By Samantha Pak
Northwest Asian Weekly
For bookworms in search of new reading material, Gold House is here.
The newly launched Gold House Book Club has put out its first list of books—all exploring the Asian American identity. The club is part of the organization’s Gold Records venture, which focuses on curating and codifying the Asian Pacific Islander (API) heritage to strengthen generational bonds, enshrine legacies, and shape future narratives.
“Central to this mission is understanding our identity and trying to answer the question, ‘What does it mean to be Asian American?’” Cindy Joung, Gold Records director, said. “As there is no one answer to this question, my team—Erica Quach, Chanelle Garcia, Vibhor Mathur—and I wanted to find a vehicle that would spark deep introspection and meaningful discussion. To us, the solution was through storytelling, specifically through the rich catalog of books about and by APIs.”
Gold House is a nonprofit collective of API cultural leaders dedicated to forging stronger bonds that deliver more authentic and successful lives, according to Joung. The book club will feature a new book each month, which will be paired with virtual programming. Events will range from moderated panel discussions, to fireside chats and other interactive formats.
“We’ll also introduce resources on our website so that people can create their own book clubs for more intimate discussions within their own communities,” Joung said.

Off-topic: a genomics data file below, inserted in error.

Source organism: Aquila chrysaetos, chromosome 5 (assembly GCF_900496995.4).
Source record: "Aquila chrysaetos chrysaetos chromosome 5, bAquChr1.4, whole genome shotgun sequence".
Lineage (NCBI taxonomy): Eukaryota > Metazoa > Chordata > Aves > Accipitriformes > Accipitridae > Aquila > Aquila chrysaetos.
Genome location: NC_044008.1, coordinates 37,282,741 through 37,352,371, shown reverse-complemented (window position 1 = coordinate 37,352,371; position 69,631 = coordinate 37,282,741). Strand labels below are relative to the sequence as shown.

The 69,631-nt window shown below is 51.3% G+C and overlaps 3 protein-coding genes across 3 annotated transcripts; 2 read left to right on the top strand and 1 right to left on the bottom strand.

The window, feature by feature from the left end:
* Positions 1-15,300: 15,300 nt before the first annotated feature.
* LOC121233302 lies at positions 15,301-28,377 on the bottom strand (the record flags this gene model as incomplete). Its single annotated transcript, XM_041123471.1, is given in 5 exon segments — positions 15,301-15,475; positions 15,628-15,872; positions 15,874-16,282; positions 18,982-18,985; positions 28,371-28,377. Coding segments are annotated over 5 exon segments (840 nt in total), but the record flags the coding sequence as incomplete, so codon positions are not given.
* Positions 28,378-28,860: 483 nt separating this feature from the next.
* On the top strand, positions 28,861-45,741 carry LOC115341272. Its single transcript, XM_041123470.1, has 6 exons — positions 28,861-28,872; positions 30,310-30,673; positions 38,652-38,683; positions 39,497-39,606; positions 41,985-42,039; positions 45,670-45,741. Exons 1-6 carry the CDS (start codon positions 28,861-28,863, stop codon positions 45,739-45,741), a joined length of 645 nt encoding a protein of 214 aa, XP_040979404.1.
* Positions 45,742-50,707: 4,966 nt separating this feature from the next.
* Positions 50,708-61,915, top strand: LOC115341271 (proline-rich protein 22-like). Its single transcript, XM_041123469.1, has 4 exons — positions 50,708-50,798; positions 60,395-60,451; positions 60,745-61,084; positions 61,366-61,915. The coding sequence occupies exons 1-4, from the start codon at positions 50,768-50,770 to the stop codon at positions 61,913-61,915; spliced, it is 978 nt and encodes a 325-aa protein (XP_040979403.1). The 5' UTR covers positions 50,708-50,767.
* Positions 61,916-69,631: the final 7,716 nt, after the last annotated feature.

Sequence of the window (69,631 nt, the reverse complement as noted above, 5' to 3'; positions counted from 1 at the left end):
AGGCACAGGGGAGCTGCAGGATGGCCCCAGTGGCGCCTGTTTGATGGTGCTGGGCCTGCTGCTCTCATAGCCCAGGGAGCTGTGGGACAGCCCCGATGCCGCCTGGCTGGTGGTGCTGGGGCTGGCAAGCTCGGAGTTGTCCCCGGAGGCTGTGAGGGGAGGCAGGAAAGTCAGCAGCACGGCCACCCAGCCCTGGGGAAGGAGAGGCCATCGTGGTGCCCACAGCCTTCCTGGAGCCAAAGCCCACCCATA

The club’s first reading list for the next six months touches on the following themes: immigrant journeys, what it means to be Asian American, intersectional stories, coming of age, coming of identity, historical fiction about motherlands and bridging generations, and biculturalism. This month’s book is “Dear America: Notes of an Undocumented Citizen” by Jose Antonio Vargas. Future reading includes “Minor Feelings: An Asian American Reckoning” by Cathy Park Hong, “American Born Chinese” by Gene Luen Yang, and “Pachinko” by Min Jin Lee.
The club’s inaugural event is set for 1 p.m. on Oct. 20. Gold House, along with Define American and the Asian American Writers’ Workshop, will host a virtual panel discussion on Asian American identity with Vargas, Hong, and fellow author Alexander Chee. The event will be streamed live on Gold House’s Facebook page.
The plan is to put out a new list every six months and Joung said each list will focus on one theme related to identity. They introduced six different themes with this first list to give people a taste of the topics the club will cover going forward. By focusing on one theme over six books in the future, readers will be able to really dive deeper into the topic,” she said.
Reading lists are compiled by a 21-member advisory council, which includes API writers, activists, and Asian American studies professors with expertise in the subject matters.
Books have always been a passion for journalist and advisory council member Jeff Yang. He said they are at the center of how he first became immersed in Asian American culture and history.